Nucleic Acid Function
DNA Replication, Transcription & Translation
When the DNA molecule is inactive, the bases are linked by these hydrogen bonds and the molecule is in its spiral-shaped state. When DNA is being used—either being copied (a process called replication) or being employed to build proteins (involving the processes of transcription and translation)—the DNA molecule must be opened up, essentially “unzipped” between the bases.
Article Summary: Nucleic acids, DNA and RNA, are the vital genetic blueprints for and builders of cellular proteins. Here is how DNA is copied and proteins are built.
Nucleic Acid Function: Replication & Gene Expression
Page last updated: 8/2015
Nucleic Acid Structure
Nucleic acids are large organic molecules made of building blocks called nucleotides. Each nucleotide has three main parts:
- a pentose sugar called ribose
- one or more phosphate groups
- one of five cyclic nitrogenous bases
Nucleotides are linked to each other by covalent bonds between phosphate of one nucleotide and sugar of next. Linked nucleotides are the phosphate-sugar backbone of nucleic acids, and their nitrogenous bases extend from this phosphate-sugar backbone like teeth of a comb.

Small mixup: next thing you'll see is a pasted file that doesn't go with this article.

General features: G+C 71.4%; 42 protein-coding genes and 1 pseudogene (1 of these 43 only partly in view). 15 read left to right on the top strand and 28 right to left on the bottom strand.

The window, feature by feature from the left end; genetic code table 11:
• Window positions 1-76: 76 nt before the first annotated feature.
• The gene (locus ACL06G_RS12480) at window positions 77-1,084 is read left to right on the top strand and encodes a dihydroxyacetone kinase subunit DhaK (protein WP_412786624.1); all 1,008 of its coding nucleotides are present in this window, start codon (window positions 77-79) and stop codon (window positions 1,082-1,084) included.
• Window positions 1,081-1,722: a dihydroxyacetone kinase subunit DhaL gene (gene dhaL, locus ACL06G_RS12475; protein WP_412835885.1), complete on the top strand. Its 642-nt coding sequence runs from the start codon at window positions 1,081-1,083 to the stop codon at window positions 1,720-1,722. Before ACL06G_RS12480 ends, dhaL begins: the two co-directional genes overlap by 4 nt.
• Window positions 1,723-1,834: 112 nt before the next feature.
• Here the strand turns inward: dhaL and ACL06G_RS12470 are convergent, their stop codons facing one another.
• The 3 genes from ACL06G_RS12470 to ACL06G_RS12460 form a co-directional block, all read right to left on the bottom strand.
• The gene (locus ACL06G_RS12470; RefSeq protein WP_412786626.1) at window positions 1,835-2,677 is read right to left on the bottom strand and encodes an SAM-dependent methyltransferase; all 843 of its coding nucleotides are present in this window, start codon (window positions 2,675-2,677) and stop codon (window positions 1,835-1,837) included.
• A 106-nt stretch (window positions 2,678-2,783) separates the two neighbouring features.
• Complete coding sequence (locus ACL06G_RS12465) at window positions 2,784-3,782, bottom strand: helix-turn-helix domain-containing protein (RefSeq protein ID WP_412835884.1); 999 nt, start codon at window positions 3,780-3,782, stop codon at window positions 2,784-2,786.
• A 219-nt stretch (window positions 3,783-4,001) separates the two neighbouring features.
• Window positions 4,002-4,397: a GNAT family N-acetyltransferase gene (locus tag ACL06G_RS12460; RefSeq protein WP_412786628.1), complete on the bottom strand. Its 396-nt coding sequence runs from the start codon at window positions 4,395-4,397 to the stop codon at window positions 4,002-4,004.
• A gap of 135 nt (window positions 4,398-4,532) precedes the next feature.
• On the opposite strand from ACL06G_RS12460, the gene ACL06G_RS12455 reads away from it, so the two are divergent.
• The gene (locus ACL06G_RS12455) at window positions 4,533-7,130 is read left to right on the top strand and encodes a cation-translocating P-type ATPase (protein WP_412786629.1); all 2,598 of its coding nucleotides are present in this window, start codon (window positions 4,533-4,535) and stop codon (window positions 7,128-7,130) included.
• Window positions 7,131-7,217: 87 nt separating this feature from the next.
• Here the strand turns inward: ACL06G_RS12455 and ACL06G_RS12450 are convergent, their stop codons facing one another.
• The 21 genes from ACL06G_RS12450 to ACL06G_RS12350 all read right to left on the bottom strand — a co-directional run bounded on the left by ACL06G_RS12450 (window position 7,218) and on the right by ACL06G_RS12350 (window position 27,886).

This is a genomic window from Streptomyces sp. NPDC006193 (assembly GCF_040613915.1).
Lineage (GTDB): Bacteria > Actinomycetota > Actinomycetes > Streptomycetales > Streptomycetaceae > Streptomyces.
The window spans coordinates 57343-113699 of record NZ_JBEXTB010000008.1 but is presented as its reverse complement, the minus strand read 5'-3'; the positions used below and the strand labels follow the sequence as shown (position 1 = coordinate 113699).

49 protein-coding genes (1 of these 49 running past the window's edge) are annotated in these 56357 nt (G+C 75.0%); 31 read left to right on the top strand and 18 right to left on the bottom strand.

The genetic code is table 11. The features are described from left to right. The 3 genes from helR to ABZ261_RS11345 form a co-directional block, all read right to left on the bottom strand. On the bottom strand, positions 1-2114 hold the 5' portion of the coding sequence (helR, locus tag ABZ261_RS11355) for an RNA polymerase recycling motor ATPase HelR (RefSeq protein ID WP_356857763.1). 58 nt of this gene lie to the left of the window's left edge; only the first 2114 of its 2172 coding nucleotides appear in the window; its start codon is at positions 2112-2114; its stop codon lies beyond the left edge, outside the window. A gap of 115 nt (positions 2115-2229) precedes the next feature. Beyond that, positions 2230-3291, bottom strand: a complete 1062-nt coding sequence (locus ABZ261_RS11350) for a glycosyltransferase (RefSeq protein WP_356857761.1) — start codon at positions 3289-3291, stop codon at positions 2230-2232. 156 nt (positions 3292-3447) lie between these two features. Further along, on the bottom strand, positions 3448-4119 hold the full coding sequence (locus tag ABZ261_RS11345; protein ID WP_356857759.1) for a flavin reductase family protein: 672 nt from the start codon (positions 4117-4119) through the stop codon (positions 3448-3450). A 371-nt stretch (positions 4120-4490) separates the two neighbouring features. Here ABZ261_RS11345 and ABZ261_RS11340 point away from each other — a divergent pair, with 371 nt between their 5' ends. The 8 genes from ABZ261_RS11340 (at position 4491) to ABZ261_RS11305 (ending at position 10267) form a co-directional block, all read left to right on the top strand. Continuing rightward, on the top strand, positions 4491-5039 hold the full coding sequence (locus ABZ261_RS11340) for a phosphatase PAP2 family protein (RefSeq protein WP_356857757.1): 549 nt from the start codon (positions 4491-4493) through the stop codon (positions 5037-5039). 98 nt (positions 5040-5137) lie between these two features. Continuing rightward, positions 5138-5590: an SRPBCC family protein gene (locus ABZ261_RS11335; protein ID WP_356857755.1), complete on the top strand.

The DNA Spiral Staircase
In deoxyribonucleic acid, DNA, hydrogen bonds form between specific bases of two nucleic acid chains, forming a twisted, double-stranded DNA molecule that looks like a spiral staircase, with the two sugar-phosphate chains as side rails and the base pairs forming the rungs.
DNA only contains the bases Adenine (A), Cytosine (C), Guanine (G) and Thymine (T), not Uracil (U). When bases pair up between the two DNA strands, a purine always pairs with a pyrimidine. Specifically Adenine and Thymine always pair up, and Cytosine (C) and Guanine (G) always pair up.
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The bases found in nucleic acids include the double-ring purine bases Adenine and Guanine the single-ring, smaller pyrimidine bases of Cytosine, Uracil and Thymine.
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